Banjo Jazzer Dave Marty is 'Mr. Smooth'
Whether entertaining on luxury cruise liners or appearing before convention audiences, California banjoman extraordinaire Dave Marty's nickname is "Mr. Smooth."
Marty, whose virtuosity as a performer and recording artist spans nearly a half century, will be the main headliner for this year’s Early Spring Banjo Fling April 3-6 at the Mansfield Holiday Inn. The event, which includes dozens of bands and solo performers playing everything from early 20th Century popular music to traditional and Dixieland jazz, is staged annually by the Stone Street Strummers Banjo Band.
Music captured the young Marty’s imagination almost from the start. From the age of 12, he had already begun teaching himself ukulele before eventually asking his father for something a little bigger. Marty actually had a guitar in mind, but for his 16th birthday, his dad surprised him with – of all things—a banjo.
He had trouble at first adjusting to the banjo’s long neck, and put the instrument aside for the next three years until he happened to hear a banjo player in a trio in a local pizza parlor. “After hearing a couple of tunes, I decided I was as good as or better than the banjo player, and he was making money doing that,” said Marty. “Then and there I knew what I wanted to do with my life.”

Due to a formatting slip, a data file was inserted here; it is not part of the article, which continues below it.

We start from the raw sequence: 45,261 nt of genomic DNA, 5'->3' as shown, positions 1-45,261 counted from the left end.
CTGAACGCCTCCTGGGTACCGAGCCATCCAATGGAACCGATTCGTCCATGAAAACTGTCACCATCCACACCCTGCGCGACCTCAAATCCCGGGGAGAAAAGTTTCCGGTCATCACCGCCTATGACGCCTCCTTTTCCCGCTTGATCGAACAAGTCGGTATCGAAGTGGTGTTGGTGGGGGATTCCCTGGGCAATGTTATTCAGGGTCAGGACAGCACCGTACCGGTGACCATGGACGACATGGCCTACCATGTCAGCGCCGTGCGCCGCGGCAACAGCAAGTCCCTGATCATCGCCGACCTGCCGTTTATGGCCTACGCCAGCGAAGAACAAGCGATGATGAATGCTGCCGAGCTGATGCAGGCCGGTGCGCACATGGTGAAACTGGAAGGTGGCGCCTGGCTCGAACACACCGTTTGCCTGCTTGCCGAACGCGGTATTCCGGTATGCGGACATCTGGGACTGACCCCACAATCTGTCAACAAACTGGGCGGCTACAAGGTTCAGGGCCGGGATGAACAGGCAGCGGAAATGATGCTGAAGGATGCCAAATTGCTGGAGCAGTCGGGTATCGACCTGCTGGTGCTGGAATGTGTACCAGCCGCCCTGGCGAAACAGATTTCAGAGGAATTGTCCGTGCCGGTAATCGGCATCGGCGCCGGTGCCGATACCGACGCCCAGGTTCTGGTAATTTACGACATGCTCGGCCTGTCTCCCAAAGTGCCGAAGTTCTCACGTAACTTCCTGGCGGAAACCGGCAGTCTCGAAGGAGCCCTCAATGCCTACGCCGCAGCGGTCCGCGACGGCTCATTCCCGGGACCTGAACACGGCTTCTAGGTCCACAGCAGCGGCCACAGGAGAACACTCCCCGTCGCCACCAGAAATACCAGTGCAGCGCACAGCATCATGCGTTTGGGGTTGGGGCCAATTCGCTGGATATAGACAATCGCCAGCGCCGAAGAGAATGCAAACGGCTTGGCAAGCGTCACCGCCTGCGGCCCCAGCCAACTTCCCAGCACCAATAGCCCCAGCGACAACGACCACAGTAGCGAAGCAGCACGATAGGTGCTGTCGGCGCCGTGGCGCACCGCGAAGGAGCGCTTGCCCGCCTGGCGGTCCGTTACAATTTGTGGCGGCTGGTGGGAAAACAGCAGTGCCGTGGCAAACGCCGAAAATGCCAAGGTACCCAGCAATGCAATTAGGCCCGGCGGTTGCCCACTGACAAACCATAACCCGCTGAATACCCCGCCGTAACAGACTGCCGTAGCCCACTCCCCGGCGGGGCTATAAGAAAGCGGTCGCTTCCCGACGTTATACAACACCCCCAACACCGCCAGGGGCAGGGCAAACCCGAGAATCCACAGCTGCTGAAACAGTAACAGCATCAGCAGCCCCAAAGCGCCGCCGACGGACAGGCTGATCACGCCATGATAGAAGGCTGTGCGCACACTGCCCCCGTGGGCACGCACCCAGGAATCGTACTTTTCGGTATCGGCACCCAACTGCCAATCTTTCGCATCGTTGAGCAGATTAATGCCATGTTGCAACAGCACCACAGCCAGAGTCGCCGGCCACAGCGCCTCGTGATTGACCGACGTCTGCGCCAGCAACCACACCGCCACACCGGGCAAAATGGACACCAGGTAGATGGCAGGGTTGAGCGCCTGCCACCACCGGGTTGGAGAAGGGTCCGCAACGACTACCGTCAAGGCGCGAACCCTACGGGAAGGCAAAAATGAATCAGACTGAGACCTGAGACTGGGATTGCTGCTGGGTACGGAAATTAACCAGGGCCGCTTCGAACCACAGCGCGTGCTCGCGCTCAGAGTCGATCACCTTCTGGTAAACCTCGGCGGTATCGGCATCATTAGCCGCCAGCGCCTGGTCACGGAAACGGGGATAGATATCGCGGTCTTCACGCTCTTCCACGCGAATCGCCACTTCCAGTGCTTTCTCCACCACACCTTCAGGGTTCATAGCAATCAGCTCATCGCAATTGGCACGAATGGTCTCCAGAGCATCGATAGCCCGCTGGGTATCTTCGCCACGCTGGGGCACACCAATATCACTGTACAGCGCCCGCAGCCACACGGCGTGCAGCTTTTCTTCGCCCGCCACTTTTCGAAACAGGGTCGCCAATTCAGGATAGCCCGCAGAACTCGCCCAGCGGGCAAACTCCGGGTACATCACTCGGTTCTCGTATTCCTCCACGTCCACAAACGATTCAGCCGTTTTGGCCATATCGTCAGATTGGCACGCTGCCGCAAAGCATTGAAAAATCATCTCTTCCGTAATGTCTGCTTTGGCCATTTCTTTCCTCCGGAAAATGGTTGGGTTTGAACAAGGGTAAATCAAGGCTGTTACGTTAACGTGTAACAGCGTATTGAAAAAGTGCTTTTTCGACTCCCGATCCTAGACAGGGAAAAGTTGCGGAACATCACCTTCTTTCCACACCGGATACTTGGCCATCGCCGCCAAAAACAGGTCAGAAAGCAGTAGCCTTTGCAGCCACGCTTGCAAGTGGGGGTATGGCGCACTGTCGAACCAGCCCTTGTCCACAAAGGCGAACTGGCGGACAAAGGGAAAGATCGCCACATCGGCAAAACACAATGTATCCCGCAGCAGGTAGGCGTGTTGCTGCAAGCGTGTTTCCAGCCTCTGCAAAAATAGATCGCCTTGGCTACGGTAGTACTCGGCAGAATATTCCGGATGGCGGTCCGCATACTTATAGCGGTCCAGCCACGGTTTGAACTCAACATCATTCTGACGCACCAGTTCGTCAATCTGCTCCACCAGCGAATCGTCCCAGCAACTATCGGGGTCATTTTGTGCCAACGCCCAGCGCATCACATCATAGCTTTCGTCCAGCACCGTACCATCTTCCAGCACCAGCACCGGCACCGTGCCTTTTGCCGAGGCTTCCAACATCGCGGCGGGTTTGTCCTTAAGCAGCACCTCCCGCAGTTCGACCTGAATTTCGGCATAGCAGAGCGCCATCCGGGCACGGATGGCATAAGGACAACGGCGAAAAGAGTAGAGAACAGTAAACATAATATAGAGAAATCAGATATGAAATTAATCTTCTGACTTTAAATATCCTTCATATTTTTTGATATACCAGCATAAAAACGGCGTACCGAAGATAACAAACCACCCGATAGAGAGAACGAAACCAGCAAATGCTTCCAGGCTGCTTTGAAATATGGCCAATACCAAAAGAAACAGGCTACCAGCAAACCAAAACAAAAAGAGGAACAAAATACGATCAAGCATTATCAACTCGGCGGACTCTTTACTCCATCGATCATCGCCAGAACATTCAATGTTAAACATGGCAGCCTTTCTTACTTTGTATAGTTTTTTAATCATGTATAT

Before long, Marty had resurrected the banjo, joined the musician’s union and got his first professional job – also in a pizza parlor. He’s been playing ever since: 48 years in all.
Marty’s career began in beer halls and restaurants, but he soon branched out to night clubs in San Francisco, Chicago, New Orleans and New York City, not to mention Florence, Italy and the New York World’s Fair.
Together with David Sturdevant on guitar and Abe van der Meulen on side banjo, Marty formed the San Francisco Medicine Ball Band in 1970, recording an LP “On a Slow Boat to China” in 1976. Marty went on to record several other albums and spent 17 years as a featured performer on major cruise lines.
Marty revels in a wide variety of musical forms, from classical to Dixieland and traditional jazz along with music from the big band era. But the uniqueness of the banjo lays the strongest claim to his heart. “Musically, the banjo tugs at the American heart because of the sound derived from the instrument; it is unlike any other American musical instrument and can be a happy one,” said Marty. “Culturally, the banjo is a big part of very early American popular music and dixieland jaz
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